S.846 – A bill to provide for the confidentiality of information submitted in requests for deferred action under the deferred action for childhood arrivals program, and for other purposes.

S.802 – A bill to modify the Federal and State Technology Partnership Program of the Small Business Administration, and for other purposes of Congress sentenced for certain offenses, and for other purposes.

S.801 – A bill to identify and address barriers to coverage of remote physiologic devices under State Medicaid programs to improve maternal and child health outcomes for pregnant and postpartum women.

S.779 – A bill to provide that certain rules and guidance related to waivers for State innovation under the Patient Protection and Affordable Care Act shall have no force or effect.

S.765 – A bill to improve United States consideration of, and strategic support for, programs to prevent and respond to gender-based violence from the onset of humanitarian emergencies and to build the capacity of humanitarian actors to address the immediate and long-term challenges resulting from such violence, and for other purposes.

S.745 – A bill to make high-speed broadband internet service accessible and affordable to all Americans, and for other purposes.


Legislation co-sponsored:

H.R. 2070 – To recognize the right of the People of Puerto Rico to call a status convention through which the people would exercise their natural right to self-determination, and to establish a mechanism for congressional consideration of such decision, and for other purposes.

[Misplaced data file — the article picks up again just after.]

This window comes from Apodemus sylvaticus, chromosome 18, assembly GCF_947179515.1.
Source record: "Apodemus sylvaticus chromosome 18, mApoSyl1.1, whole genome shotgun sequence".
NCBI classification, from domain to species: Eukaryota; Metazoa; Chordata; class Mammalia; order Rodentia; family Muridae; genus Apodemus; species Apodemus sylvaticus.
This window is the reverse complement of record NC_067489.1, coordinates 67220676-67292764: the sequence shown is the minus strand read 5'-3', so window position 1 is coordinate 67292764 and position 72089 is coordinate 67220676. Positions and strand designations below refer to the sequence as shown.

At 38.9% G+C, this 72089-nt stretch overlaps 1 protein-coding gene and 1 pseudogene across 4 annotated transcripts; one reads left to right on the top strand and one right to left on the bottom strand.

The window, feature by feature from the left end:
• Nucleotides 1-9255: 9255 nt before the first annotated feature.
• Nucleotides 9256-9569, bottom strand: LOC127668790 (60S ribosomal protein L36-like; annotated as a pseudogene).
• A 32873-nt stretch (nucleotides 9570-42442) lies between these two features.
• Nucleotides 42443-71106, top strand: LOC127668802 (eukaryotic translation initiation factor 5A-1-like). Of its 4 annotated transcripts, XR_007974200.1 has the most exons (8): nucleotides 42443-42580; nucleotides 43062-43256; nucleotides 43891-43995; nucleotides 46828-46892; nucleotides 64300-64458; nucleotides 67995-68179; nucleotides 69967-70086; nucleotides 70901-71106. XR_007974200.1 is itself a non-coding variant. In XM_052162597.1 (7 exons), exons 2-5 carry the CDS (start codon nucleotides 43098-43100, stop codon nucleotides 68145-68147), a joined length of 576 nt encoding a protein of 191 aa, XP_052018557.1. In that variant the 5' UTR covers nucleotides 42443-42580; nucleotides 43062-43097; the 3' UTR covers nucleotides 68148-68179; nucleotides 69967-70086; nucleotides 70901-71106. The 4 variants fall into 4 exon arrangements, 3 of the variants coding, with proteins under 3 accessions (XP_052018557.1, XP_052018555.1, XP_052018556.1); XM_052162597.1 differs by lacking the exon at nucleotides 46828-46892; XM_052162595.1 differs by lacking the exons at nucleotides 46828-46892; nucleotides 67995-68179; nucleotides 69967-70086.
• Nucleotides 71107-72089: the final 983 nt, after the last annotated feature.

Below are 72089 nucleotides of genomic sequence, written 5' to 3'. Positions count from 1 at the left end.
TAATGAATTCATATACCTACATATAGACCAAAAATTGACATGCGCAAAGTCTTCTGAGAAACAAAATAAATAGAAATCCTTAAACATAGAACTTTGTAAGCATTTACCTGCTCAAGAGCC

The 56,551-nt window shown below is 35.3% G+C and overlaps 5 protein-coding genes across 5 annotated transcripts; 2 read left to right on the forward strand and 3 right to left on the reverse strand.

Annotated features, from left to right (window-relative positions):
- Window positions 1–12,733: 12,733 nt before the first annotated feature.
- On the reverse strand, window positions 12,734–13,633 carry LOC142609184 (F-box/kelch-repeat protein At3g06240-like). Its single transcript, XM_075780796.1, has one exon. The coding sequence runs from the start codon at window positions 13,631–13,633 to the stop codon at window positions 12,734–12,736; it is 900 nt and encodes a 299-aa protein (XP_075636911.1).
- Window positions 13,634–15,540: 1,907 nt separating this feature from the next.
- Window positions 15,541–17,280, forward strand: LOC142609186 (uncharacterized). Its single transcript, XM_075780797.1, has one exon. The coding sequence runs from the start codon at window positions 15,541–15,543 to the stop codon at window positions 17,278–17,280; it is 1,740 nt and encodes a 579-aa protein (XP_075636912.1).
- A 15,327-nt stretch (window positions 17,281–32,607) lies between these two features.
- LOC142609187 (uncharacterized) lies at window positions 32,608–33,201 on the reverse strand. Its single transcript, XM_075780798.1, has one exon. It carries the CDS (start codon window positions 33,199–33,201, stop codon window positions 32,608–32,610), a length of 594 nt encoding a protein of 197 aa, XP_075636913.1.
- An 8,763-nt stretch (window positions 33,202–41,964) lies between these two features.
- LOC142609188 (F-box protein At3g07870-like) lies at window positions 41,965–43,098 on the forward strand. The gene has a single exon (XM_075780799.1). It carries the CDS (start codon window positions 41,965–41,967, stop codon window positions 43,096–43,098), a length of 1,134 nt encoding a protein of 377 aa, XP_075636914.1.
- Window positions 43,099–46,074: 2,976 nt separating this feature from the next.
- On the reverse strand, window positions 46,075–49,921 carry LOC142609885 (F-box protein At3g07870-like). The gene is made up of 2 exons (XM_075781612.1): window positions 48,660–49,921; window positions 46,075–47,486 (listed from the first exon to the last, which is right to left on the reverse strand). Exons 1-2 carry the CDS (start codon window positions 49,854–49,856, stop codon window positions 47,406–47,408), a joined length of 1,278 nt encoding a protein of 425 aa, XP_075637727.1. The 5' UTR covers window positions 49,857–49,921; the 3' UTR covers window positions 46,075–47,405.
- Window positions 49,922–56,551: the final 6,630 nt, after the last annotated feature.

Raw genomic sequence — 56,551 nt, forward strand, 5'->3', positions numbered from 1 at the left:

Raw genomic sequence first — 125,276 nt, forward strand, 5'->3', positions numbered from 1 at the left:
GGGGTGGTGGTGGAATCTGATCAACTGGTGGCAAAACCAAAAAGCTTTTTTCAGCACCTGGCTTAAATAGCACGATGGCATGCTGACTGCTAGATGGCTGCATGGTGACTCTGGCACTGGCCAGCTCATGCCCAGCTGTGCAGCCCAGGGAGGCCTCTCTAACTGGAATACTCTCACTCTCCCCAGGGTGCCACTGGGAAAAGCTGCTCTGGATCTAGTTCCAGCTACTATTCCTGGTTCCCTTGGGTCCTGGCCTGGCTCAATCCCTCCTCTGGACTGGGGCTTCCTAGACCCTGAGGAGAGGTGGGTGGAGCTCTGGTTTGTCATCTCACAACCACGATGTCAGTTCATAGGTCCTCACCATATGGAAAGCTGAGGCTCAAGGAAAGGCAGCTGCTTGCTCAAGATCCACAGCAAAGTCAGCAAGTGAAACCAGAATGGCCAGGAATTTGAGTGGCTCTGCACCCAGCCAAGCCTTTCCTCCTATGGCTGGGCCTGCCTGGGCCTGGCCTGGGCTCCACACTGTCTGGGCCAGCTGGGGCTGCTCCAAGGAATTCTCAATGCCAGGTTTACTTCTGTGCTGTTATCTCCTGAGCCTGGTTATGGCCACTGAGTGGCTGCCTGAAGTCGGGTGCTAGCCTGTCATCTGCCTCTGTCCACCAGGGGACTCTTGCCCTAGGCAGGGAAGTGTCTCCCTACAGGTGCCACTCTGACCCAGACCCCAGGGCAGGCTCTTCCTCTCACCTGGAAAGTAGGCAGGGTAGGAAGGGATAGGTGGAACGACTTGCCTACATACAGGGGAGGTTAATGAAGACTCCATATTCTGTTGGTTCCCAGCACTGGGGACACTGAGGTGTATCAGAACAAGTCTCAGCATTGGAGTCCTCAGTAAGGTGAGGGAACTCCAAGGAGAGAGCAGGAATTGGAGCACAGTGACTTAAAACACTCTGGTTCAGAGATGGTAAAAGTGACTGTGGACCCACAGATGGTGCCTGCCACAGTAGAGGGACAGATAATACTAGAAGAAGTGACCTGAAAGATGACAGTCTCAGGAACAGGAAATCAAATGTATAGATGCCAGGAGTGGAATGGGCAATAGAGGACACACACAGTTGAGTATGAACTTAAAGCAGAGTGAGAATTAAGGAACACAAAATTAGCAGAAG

H.R. 2066 – To provide for the confidentiality of information submitted in requests for deferred action under the deferred action for childhood arrivals program, and for other purposes.

H.R. 2029 – To provide that individuals who are beneficiaries of deferred action, deferred enforced departure, or temporary protected status shall be treated in the same manner as citizens of the United States for purposes of determining the eligibility of such individuals to serve as officers or employees of Congress.

H.R. 1996 – To create protections for financial institutions that provide financial services to cannabis-related legitimate businesses and service providers for such businesses, and for other purposes.

H.R. 1976 – To establish an improved Medicare for All national health insurance program.

H.R. 1948 – To amend title 38, United States Code, to modify authorities relating to the collective bargaining of employees in the Veterans Health Administration.

H.R. 1916 – To provide health insurance benefits for outpatient and inpatient items and services related to the diagnosis and treatment of a congenital anomaly or birth defect.


Legislation co-sponsored:

H.R. 1808 – To regulate assault weapons, to ensure that the right to keep and bear arms is not unlimited, and for other purposes.


Legislation sponsored:

H.R. 1974 – To amend the Internal Revenue Code of 1986 to allow the energy investment tax credit for electrochromic glass.

Legislation co-sponsored:

H.R. 2037 – To extend Federal Pell Grant eligibility of certain short-term programs.